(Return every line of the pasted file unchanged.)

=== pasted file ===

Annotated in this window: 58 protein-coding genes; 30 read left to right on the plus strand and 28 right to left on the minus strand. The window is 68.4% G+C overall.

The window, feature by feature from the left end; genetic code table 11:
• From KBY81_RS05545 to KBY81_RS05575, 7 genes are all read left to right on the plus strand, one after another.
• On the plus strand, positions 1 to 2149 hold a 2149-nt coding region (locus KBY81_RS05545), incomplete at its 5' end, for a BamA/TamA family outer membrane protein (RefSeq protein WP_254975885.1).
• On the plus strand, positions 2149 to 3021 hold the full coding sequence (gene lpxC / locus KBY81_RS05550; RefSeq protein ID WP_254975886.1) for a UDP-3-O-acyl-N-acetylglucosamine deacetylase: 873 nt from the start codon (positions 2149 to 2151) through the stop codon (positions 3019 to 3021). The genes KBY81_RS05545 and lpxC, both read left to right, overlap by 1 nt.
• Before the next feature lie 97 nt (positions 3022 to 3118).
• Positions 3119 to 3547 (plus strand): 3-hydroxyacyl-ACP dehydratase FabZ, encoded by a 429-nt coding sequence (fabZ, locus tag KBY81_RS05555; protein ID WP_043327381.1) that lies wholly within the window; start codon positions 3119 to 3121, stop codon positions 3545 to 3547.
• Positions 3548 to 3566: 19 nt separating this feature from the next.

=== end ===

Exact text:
Annotated in this window: 58 protein-coding genes; 30 read left to right on the plus strand and 28 right to left on the minus strand. The window is 68.4% G+C overall.

The window, feature by feature from the left end; genetic code table 11:
• From KBY81_RS05545 to KBY81_RS05575, 7 genes are all read left to right on the plus strand, one after another.
• On the plus strand, positions 1 to 2149 hold a 2149-nt coding region (locus KBY81_RS05545), incomplete at its 5' end, for a BamA/TamA family outer membrane protein (RefSeq protein WP_254975885.1).
• On the plus strand, positions 2149 to 3021 hold the full coding sequence (gene lpxC / locus KBY81_RS05550; RefSeq protein ID WP_254975886.1) for a UDP-3-O-acyl-N-acetylglucosamine deacetylase: 873 nt from the start codon (positions 2149 to 2151) through the stop codon (positions 3019 to 3021). The genes KBY81_RS05545 and lpxC, both read left to right, overlap by 1 nt.
• Before the next feature lie 97 nt (positions 3022 to 3118).
• Positions 3119 to 3547 (plus strand): 3-hydroxyacyl-ACP dehydratase FabZ, encoded by a 429-nt coding sequence (fabZ, locus tag KBY81_RS05555; protein ID WP_043327381.1) that lies wholly within the window; start codon positions 3119 to 3121, stop codon positions 3545 to 3547.
• Positions 3548 to 3566: 19 nt separating this feature from the next.